India’s relationship with FDI and the global economy is a unique and complex one. India’s primary experience with foreign investment occurred in 1600 when several European chartered companies came to India as trading merchants (Van Klaveren et al, 2010; Kohli, 2004, 2012). One such chartered company was Britain’s East India Company which would play a significant role in the colonization of the country (Kohli, 2004). Although it was British Crown rule that officially colonized India, the East India Company is known to have been the main facilitator; the Trojan horse, to this colonial oppression (Ratnam, 1998; Kohli, 2004,2012). The East India Company remains to this day, a unique transnational corporation in that the company effectively transitioned from an international trading enterprise into an operational colonial occupier of a subcontinent (Kohli, 2004, 2012). The Company was India’s primary experience with inward foreign investment and would cause lasting scepticism of its relationship with FDI (Ratnam, 1998). Contemporary movements in India against further liberalisation and TNC presence have often incorporated symbolic themes of colonial oppression and the East India Company in protest movements (Greer and Singh, 1996). As Ratnam (1998, p.577) emphasises, “The ghost of the East Indian Company still haunts the Indian psyche.”

The nationalist movement that developed during this time not only united the masses into a movement against the British but also united support for the protection and autonomy of domestic industry as colonialism forced free trade upon India to the detriment of its indigenous industries (Kohli, 1991; 2004, 2012). Sovereignty, independence, and protected markets were all embraced within the concept of nationalism (Kohli, 1991; 2004, 2012; Reed and Reed, 2004).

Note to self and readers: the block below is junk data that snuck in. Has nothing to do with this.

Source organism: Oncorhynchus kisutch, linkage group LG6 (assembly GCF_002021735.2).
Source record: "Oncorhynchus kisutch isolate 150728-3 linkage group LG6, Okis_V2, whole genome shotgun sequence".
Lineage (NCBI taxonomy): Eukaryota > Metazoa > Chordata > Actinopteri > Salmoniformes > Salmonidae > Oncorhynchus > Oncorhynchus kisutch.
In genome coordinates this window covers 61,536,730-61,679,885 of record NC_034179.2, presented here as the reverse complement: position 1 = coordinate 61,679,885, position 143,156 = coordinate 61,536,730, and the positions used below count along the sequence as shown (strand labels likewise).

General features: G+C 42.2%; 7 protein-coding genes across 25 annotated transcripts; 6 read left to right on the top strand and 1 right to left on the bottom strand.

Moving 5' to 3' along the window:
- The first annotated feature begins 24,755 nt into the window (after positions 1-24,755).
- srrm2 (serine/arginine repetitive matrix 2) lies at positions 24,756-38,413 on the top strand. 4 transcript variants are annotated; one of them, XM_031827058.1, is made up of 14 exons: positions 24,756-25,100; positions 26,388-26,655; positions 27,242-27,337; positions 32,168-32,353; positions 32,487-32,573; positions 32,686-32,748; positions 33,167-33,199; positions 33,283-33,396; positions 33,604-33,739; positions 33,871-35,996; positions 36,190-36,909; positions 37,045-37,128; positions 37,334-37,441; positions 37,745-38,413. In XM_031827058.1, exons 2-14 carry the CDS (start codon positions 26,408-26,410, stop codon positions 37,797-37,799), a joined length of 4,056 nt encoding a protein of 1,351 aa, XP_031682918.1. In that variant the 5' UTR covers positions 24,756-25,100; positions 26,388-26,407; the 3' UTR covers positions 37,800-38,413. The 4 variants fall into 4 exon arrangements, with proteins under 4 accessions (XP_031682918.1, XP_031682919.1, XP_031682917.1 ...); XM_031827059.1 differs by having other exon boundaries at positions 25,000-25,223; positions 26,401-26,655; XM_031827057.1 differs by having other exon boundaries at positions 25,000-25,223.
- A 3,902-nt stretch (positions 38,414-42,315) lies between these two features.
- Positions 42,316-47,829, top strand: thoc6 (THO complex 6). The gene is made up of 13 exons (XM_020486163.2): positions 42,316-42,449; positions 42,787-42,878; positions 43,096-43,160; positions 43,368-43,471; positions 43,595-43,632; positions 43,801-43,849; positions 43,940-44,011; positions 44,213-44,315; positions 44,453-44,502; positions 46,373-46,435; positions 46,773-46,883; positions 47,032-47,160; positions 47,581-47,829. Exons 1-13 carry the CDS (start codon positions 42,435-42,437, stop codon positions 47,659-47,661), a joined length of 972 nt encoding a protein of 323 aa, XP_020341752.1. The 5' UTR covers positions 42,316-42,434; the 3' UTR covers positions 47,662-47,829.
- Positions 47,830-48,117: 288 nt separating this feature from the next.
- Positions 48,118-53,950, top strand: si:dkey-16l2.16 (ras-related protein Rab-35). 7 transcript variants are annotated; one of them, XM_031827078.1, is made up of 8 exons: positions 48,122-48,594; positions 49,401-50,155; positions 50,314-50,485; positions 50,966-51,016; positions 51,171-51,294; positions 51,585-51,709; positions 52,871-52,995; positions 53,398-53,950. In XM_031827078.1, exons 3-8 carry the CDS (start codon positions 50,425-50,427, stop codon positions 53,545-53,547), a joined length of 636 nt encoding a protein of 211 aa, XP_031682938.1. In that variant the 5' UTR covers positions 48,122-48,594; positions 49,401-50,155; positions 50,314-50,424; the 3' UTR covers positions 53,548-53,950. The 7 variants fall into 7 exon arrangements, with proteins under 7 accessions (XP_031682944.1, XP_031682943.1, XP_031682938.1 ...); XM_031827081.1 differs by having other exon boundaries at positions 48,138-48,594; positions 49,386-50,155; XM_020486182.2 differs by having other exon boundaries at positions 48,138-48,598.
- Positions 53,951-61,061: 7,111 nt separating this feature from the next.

From independence in 1947 to the economic reforms in 1991, India’s development approach was state planned, directed and controlled, and is commonly referred to as the dirigisme, an economic system whereby the state exerts strong direction over investment and development (Shah and Patnaik, 2013). The original intention of the dirigisme was for the state to gain control over the ‘commanding heights’ of the economy through conforming the private sector to state planning priorities as well as through the expansion of public ownership of the means of production (Srinivasan and Tendulkar, 2003, p.13). The former goal was achieved through quantitative restrictions and regulations by an elaborate system of licenses (Srinivasan and Tendulkar, 2003; Pedersen, 2008), pejoratively termed the ‘Licence Raj’ (Rodrik and Subramanian, 2005; Mazumdar, 2011). This system of licensing has often been criticised as being inefficient for private enterprise and developmental priorities as well as evolving into a source of corruption (Mazumdar 2008, 2011).